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A Classical Education is Practical (Part 2)

A Classical Education is Practical (Part 2)

This is part of the series: Classical Homeschooling

Now that we’re thinking of the liberal arts in terms of skills, not exclusively as phases of child development, let’s discuss four more points on the practicality of a classical education.

1) A high school education is preparatory.

This point is more important than it might seem. With all the pressure homeschooling parents are under to prepare their kids for the future, it’s worth mentioning that this preparation ends at some point. The homeschool graduate does something at the end of their senior year: graduate.

Our job is to get them as ready as possible to face the world–not face the world for them.

At the very least, an education in the liberal arts will adequately prepare an 18-year-old to be an 18-year-old. But it does do more than that.

2) A classical education is an education in language and mathematics.

This is the core of practicality. Reading, writing, and arithmetic are the foundation of all future learning, and this is what the Trivium and Quadrivium offer and more.

Whether your student wants to be a scientist, a plumber, or a trophy wife, she must learn the skills offered by the Trivium: reading, thinking, and speaking.

3) Employers want employees who can learn.

From an economic standpoint, we homeschool parents want what all parents want: our kids to be employable. This is, of course, not all we want for our kids, but we certainly don’t want them living in our basements when they’re 30.

Today’s economists are arguing about why there are so many unemployed workers, yet so many jobs available. Is it unqualified or unskilled workers?

Two things are sure though:

  1. On-the-job training costs companies money they don’t want to spend, and
  2. The prospective new hire who learns the fastest wins.

A classical education gives the high school grad an edge in college. In The Well-Trained Mind, Susan Wise Bauer recounts her surprise at the inability of her college students to write a simple paper. Anecdotally, friends of mine have said the same of their college students. Any student who enters college already knowing how to express herself with grace, using sound argumentation, will stand easily above her peers.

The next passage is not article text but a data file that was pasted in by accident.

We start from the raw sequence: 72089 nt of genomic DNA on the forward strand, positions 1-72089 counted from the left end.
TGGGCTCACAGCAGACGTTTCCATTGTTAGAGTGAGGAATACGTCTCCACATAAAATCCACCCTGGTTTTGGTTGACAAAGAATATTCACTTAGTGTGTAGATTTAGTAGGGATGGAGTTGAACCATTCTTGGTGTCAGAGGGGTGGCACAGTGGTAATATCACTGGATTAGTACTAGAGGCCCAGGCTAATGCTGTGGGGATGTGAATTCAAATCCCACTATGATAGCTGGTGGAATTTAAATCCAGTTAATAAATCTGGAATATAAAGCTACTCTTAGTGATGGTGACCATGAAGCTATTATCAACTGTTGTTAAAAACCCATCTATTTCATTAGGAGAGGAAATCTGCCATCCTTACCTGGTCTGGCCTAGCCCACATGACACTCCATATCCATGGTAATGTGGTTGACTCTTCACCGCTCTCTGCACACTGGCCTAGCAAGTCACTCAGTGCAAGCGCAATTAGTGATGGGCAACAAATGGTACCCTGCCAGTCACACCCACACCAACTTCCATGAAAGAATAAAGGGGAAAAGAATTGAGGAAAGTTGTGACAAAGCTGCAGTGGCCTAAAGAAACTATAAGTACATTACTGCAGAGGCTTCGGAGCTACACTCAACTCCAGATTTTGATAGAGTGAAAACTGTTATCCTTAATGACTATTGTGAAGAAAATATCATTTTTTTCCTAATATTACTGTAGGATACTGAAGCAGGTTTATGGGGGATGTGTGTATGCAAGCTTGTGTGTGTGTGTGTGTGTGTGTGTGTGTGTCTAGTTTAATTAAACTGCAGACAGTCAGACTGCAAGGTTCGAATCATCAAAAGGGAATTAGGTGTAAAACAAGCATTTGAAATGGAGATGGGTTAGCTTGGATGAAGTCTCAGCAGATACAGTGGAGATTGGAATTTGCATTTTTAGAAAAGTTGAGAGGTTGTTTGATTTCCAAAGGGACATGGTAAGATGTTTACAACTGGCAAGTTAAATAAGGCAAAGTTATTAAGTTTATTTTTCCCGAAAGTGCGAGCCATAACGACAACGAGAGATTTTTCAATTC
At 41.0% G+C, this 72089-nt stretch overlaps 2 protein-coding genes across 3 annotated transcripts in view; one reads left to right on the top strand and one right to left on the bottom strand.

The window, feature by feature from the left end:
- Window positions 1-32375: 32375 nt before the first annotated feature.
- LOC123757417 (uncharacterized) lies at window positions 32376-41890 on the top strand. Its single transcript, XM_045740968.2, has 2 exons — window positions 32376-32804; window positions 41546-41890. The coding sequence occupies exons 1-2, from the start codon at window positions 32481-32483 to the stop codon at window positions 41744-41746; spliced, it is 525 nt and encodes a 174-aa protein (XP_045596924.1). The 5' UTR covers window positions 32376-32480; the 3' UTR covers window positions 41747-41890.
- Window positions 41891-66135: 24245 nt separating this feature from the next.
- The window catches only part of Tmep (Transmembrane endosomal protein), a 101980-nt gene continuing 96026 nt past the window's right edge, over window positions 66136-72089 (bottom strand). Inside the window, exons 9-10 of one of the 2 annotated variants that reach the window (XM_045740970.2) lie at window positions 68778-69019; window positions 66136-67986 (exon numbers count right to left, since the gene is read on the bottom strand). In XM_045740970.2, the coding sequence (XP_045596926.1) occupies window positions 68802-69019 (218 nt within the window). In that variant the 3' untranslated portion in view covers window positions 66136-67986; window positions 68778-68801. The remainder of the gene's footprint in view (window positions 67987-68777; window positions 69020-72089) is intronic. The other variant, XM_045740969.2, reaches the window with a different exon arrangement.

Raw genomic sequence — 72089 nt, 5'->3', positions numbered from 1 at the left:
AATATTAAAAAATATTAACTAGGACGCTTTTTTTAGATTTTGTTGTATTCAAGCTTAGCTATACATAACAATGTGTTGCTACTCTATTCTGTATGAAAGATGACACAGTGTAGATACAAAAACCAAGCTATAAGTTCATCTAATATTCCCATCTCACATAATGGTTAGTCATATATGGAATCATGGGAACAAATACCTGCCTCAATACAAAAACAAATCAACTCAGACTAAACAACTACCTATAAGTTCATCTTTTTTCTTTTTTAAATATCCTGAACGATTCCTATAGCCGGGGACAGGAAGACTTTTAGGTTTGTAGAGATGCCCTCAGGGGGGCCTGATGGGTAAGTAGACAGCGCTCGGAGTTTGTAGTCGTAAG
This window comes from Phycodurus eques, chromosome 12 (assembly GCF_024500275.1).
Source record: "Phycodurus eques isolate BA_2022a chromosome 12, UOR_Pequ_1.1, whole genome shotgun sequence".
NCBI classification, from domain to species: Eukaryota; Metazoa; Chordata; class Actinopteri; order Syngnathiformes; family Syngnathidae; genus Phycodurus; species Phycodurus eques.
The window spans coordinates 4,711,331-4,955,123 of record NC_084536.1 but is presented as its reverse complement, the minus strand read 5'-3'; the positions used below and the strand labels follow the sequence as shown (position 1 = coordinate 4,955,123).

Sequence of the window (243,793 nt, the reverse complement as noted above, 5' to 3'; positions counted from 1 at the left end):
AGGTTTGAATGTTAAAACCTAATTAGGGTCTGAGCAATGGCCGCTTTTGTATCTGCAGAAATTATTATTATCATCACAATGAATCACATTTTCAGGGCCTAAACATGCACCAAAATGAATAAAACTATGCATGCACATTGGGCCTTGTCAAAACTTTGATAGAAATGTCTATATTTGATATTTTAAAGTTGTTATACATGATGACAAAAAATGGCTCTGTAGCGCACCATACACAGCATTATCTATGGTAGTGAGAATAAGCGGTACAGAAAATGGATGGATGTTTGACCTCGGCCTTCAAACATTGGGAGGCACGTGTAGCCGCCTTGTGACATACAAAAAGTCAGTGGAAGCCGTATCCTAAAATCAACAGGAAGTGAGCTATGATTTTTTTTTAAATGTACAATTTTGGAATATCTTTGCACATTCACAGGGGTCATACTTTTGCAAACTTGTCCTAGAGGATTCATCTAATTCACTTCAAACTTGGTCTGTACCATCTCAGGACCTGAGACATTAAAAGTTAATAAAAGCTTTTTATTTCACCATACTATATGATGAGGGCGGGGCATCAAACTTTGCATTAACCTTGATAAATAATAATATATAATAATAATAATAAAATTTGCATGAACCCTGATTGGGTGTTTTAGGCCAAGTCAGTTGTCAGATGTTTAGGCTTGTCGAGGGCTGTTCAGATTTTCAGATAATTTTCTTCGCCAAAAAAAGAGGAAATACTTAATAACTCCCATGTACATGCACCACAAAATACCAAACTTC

Whether your student lands an internship out of college to get experience before a job, or goes straight into the workforce, she will need to know how to learn. Every job has its own learning curve, and an education in the liberal arts is fundamentally time spent “learning how to learn.”

4) A classical education is more than academic.

The classical student spends a lot of time reading, thinking, and writing/speaking. He encounters texts that not only challenge his language abilities, but form his affections. When the student reads about King Arthur, he learns about chivalry, bravery, and sacrifice. When the student reads Homer, he learns about struggle, pride, and temptation.

An education weighted heavily in great works of literature can’t help but teach the student what to love, respect, or revere.

Any student who is prodded to think deeply and write about what he’s read is more likely to empathize with others and act with compassion or fortitude like the literary characters he has studied. The well-read student has faced the ethical dilemmas of racism, bullying, and adultery from the safety of her living room.

This experience–this learning how to relate to God and other people–perhaps more than the skills learned through the liberal arts are what make a classical education the most practical.

Rhiannon Kutzer

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Nice to meet you!

I’m Rhiannon.

You can call me Rhi for short (as in “rejoice”). I’m a fiercely independent homeschooling mom of five, a Navy wife of 13 years, and a creator of various things: articles, a semi-regular newsletter, quilts, furniture, and the occasional knitted scarf. This is the site where I write about our homeschool journey and news and happenings in the homeschool world. more about me.